As a caregiver helping a senior loved one living alone in his or her home, you are well aware of the ongoing, strenuous demands associated with juggling their needs along with your own family, work, social, and community obligations. Because of this, it is often easy to miss some of the warning signs exhibited by your loved one that may signal it is time to consider added care.
Assisted Living can be a surprisingly affordable solution compared to multiple costs associated with home upkeep and maintenance. Finding a senior living community you can trust, and that a loved one can call “home,” can drastically improve the quality of life both for your loved one and for you, the caregiver.
According to Caring.com, key indicators to watch for include evaluating whether a loved one needs help with Activities of Daily Living (ADLs), which include meal preparation and eating; toileting; selecting proper attire; grooming; maintaining continence; putting on clothes; bathing; and walking or transferring.
Seventy-four percent of Assisted Living residents need help with two or more activities of daily living.
Per Caring.com, additional signs to watch for at home include noticing if your loved one:
- has difficulty accessing areas of the home
- is no longer preparing meals
- is not bathing regularly
- relies on family or friends for errands and outings
- needs more than 10 hours a week of home care
- has fallen recently
Here are some other key “red flags” to watch out for:
Home Maintenance Issues
If your loved one has traditionally maintained a reasonably clean home (including ensuring garbage goes out on time, washing dishes after a meal, etc.), it’s important to take note if the house becomes unkempt, dirty, chaotic or disorganized.
Is their refrigerator full of old, rotten food? Is unopened mail piling up? Are beds that were previously neatly made left as a messy pile of sheets and blankets? These can be signs of being overwhelmed or a call for help. It could mean that your loved one is starting to experience mental decline as well.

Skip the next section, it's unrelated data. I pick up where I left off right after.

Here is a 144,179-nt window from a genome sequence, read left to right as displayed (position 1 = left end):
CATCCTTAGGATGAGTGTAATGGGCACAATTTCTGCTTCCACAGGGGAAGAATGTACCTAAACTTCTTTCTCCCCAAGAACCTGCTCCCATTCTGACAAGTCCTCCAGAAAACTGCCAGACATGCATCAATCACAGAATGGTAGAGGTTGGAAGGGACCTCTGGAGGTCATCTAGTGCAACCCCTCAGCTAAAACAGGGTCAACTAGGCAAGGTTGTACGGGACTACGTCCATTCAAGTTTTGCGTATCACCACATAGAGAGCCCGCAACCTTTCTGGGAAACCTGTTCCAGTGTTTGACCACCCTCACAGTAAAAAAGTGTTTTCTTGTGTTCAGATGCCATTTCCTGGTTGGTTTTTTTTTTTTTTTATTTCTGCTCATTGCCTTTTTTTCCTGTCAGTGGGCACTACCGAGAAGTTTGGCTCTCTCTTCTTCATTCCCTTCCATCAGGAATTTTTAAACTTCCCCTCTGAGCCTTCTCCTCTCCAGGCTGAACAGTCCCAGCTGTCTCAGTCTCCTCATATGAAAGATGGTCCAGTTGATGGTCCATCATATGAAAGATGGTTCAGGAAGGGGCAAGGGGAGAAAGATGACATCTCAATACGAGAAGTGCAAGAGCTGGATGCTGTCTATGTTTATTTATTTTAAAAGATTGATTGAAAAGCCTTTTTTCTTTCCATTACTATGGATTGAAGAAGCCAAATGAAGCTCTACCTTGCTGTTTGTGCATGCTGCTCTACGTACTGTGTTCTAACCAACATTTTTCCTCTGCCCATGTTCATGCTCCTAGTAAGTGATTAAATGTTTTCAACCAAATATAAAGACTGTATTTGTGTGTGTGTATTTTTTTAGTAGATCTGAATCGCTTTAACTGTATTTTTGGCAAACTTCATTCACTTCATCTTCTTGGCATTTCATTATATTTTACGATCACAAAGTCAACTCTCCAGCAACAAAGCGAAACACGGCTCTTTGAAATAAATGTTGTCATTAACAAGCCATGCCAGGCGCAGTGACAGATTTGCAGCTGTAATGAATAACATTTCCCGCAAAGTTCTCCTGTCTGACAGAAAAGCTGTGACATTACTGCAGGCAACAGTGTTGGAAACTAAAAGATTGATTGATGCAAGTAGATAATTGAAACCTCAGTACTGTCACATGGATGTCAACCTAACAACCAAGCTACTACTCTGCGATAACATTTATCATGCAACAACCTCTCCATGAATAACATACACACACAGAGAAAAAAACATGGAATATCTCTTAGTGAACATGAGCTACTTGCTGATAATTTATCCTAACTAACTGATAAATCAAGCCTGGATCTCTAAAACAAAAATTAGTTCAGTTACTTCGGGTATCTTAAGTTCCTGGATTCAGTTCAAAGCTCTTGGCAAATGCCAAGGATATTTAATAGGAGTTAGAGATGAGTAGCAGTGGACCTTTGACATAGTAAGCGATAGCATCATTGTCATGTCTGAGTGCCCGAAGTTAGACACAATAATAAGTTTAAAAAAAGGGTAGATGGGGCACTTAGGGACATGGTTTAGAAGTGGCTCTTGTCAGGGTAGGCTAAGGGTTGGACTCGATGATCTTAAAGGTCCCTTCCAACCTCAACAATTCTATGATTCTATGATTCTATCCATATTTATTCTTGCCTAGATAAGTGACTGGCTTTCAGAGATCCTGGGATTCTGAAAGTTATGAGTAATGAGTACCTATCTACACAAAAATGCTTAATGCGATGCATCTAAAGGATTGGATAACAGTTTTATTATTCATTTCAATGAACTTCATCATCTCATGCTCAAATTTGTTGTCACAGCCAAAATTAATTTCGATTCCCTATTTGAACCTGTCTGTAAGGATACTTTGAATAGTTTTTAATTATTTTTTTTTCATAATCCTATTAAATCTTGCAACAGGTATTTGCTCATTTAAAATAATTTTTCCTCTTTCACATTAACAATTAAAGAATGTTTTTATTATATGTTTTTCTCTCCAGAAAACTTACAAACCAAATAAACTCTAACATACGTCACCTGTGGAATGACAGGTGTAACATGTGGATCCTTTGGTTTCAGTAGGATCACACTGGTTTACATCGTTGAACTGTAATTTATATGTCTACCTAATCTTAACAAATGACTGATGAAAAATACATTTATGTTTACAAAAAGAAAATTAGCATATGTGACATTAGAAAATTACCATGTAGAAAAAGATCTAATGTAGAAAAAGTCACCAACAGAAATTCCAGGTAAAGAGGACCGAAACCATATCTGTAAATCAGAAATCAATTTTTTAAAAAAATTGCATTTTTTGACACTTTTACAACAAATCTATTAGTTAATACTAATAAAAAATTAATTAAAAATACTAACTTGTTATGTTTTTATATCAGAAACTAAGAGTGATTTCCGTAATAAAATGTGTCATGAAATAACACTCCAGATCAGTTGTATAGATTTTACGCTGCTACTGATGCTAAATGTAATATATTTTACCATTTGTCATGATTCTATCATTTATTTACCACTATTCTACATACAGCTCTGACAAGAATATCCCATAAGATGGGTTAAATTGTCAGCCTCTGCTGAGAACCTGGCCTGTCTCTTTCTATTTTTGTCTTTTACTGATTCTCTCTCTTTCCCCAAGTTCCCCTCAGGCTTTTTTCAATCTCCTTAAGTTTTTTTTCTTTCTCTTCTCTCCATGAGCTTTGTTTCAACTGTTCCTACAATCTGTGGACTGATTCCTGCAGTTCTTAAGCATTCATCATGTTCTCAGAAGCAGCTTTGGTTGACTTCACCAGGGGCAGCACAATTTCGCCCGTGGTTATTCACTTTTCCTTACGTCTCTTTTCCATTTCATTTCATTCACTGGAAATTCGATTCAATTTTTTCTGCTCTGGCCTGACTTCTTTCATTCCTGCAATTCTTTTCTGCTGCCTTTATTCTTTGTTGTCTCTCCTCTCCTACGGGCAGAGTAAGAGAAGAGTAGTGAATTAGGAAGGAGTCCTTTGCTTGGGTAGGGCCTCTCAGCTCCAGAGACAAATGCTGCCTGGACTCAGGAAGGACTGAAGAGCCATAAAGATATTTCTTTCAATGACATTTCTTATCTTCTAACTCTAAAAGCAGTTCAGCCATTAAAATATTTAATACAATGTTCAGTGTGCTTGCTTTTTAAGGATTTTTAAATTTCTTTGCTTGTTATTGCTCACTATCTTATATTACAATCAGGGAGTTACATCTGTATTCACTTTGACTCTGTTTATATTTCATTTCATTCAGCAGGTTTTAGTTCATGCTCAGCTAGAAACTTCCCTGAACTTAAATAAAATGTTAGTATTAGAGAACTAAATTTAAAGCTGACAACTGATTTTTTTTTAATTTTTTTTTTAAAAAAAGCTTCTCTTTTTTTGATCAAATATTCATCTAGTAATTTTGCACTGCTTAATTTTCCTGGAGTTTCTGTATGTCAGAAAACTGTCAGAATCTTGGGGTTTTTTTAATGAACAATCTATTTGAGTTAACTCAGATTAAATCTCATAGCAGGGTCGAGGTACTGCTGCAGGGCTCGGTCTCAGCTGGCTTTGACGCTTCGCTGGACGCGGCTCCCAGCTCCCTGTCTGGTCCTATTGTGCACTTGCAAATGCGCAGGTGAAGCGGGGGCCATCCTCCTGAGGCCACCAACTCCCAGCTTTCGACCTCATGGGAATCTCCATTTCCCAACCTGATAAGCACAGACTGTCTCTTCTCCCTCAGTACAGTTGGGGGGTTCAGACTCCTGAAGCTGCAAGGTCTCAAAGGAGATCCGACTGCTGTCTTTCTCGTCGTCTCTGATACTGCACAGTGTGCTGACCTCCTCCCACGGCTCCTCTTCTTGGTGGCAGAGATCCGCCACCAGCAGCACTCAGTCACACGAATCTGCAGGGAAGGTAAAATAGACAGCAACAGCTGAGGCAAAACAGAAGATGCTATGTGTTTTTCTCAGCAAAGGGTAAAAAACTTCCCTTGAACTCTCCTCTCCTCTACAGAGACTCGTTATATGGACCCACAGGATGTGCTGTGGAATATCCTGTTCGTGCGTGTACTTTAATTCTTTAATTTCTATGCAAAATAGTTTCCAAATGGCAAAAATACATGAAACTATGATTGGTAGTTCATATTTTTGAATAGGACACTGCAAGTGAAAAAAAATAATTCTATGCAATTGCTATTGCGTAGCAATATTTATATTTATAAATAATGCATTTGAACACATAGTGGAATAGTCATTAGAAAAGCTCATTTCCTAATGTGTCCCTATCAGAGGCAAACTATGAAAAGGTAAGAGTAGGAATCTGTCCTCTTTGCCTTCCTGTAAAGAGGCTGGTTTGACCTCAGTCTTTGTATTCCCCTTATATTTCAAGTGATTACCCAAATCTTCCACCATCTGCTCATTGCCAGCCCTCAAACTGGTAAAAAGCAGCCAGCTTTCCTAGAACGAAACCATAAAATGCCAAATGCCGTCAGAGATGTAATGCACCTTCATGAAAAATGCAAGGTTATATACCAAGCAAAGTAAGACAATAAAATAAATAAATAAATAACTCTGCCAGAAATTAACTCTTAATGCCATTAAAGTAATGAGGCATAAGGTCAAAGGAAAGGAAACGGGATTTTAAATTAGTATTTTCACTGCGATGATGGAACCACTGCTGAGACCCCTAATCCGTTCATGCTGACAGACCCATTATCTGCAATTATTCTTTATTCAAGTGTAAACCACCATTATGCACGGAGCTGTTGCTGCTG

If your elder loved one has traditionally handled his or her own finances, keep an eye out for an overdrawn checkbook or large checks being written to unfamiliar parties, collection notices in the mail, repeated phone calls from debt collection agencies, or any other signs that bills may not be getting paid on time. Again, this could signal possible mental decline — or just a sense of being overwhelmed by tasks that were once considered manageable.
Is your loved one starting to get into little fender benders, scared of driving at night, or having trouble parking in the driveway or garage? Little unexplained dings or dents on the car could mean that he or she is hitting curbs or parked cars and is ashamed to share this information. Driving helps us all to feel more independent, yet it’s important to help your loved one give this up if his or her independence is starting to become unsafe for themselves and others.
Obviously, if your loved one is experiencing serious new health issues or requires more care than you or other family members and loved ones can provide, it may be time to seriously consider an Assisted Living community.
Twenty-five percent or one-in-four Assisted Living residents has been diagnosed with two or more chronic conditions, including but not limited to: high blood pressure, Alzheimer’s disease and other forms of dementia, heart disease, depression, arthritis, osteoporosis, diabetes, COPD and allied conditions, cancer, or a stroke. The average Assisted Living resident also takes 10 or more medications a week.
Hygiene and Grooming
Another cause for concern is if a senior loved one has traditionally been impeccably groomed and stops dressing nicely, no longer washes his or her clothes or hair, neglects to put on make-up, or forgoes his or her normal grooming routine. Most Assisted Living residents require assistance with at least two ADLs, which can include bathing, grooming, and dressing.
Mood Swings in Your Loved One
If your loved one is being uncharacteristically moody, cranky, angry, depressed, or down, it’s worth paying extra attention as these can be signs of a more serious health or mental health condition.
If your loved one becomes withdrawn, is less social than usual, or becomes forgetful, these can be red flags signaling that it is time to get a medical check-up. Sometimes our loved ones reach a point when they simply require more care and attention than we can provide. At this time, and preferably sooner, it’s important to look into other options.
Caregiver Stress Overload
Obviously, if you are overwhelmed with the added stresses of caregiving, you might want to consider trying out a respite stay for your loved one. Excellent Assisted Living communities offer respite care, which is a way to not only take a reprieve from caregiving responsibilities, but also to find out what it would be like for your loved one to live in a beautiful senior living community.
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